Effects of Operating Variables Conditions that give rise to significant heat effects are (1) an appreciable heat of solution and/or (2) absorption of large amounts of solute in the liquid phase. The second condition is favored when the solute concentration in the inlet gas is large, when the liquid flow rate is relatively low (small LM/GM), when the solubility of the solute in the liquid is high, and/or when the operating pressure is high.

If the solute-rich gas entering the bottom of an absorber tower is cold, the liquid phase may be cooled somewhat by transfer of sensible heat to the gas. A much stronger cooling effect can occur when the solute is volatile and the entering gas is not saturated with respect to the solvent. It is possible to experience a condition in which solvent is being evaporated near the bottom of the tower and condensed near the top. Under these conditions a pinch point may develop in which the operating and equilibrium curves approach each other at a point inside the tower.

In the references previously cited, the authors discuss the influence of operating variables upon the performance of towers when large heat effects are involved. Some key observations are as follows:

Operating Pressure Raising the pressure may increase the separation effectiveness considerably. Calculations for the absorption of methanol in water from water-saturated air showed that doubling the pressure doubles the allowable concentration of methanol in the feed gas while still achieving the required concentration specification in the off gas.

Temperature of Lean Solvent The temperature of the entering (lean) solvent has surprisingly little influence upon the temperature profile in an absorber since any temperature changes are usually caused by the heat of solution or the solvent vaporization. In these cases, the temperature profile in the liquid phase is usually dictated solely by the internal-heat effects.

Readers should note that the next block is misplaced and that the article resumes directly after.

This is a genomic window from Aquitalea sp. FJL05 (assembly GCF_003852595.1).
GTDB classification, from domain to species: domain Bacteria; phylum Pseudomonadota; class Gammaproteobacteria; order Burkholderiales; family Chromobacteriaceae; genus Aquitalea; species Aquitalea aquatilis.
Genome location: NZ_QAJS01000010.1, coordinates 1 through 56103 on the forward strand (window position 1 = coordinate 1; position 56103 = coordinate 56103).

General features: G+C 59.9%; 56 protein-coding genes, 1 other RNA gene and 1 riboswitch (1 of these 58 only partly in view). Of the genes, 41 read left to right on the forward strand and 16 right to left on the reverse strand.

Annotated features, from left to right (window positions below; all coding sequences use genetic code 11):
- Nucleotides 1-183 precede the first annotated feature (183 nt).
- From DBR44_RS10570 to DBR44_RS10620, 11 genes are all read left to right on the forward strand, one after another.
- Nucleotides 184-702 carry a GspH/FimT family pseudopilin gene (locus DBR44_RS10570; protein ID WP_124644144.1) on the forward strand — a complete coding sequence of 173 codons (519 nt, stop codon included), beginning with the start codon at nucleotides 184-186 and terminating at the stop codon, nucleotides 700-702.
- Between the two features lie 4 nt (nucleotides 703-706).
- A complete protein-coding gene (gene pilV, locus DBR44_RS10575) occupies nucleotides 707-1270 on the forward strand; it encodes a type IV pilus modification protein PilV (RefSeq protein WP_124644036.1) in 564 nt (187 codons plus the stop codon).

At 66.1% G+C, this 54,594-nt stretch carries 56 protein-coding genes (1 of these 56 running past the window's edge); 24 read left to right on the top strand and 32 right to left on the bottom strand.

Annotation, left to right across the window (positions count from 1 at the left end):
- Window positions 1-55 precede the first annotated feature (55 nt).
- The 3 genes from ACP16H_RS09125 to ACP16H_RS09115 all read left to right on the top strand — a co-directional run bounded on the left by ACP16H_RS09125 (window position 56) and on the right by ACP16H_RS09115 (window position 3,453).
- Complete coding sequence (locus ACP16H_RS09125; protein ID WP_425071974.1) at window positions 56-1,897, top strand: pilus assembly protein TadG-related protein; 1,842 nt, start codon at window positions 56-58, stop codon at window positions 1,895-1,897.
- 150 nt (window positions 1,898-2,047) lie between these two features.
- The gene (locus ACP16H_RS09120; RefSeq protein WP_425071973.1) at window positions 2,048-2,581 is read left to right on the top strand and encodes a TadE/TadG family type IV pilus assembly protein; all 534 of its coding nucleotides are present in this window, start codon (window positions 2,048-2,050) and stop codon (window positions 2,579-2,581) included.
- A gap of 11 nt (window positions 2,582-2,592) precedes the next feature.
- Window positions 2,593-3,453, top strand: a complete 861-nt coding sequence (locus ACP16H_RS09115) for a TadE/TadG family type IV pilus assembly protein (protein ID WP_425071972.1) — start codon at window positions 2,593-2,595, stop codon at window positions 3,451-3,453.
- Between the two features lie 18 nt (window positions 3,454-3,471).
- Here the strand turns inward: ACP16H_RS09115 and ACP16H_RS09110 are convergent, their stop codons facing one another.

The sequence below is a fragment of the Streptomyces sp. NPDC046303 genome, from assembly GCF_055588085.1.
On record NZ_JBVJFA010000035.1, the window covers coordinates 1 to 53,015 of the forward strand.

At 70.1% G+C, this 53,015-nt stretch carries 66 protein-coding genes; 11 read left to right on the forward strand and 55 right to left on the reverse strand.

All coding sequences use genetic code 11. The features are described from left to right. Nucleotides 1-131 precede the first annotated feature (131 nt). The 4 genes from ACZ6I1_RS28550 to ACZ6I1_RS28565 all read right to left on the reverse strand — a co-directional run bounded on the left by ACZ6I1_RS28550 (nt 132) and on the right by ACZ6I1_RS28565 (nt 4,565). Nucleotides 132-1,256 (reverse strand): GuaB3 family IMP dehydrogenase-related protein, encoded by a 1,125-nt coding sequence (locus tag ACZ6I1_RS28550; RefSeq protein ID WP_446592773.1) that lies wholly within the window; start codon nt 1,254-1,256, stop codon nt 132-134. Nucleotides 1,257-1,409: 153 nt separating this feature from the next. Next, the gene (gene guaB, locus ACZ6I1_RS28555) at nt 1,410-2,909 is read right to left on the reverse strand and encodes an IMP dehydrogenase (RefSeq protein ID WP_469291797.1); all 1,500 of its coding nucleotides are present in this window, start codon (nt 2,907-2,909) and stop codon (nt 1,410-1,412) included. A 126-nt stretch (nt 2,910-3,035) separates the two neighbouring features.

Temperature and Humidity of the Rich Gas Cooling and consequent dehumidification of the feed gas to an absorption tower can be very beneficial. A high humidity (or relative saturation with the solvent) limits the capacity of the gas to take up latent heat and hence is unfavorable to absorption. Thus dehumidification of the inlet gas is worth considering in the design of absorbers with large heat effects.

Liquid-to-Gas Ratio The L/G ratio can have a significant influence on the development of temperature profiles in gas absorbers. High L/G ratios tend to result in less strongly developed temperature profiles due to the increased heat capacity of the liquid phase. As the L/G ratio is increased, the operating line moves away from the equilibrium line and more solute is absorbed per stage or packing segment. However, there is a compensating effect; since more heat is liberated in each stage or packing segment, the temperatures will rise, which causes the equilibrium line to shift up. As the L/G ratio is decreased, the concentration of solute tends to build up in the upper part of the absorber, and the point of highest temperature tends to move upward in the tower until finally the maximum temperature occurs at the top of the tower. Of course, the capacity of the liquid to absorb solute falls progressively as L/G is reduced.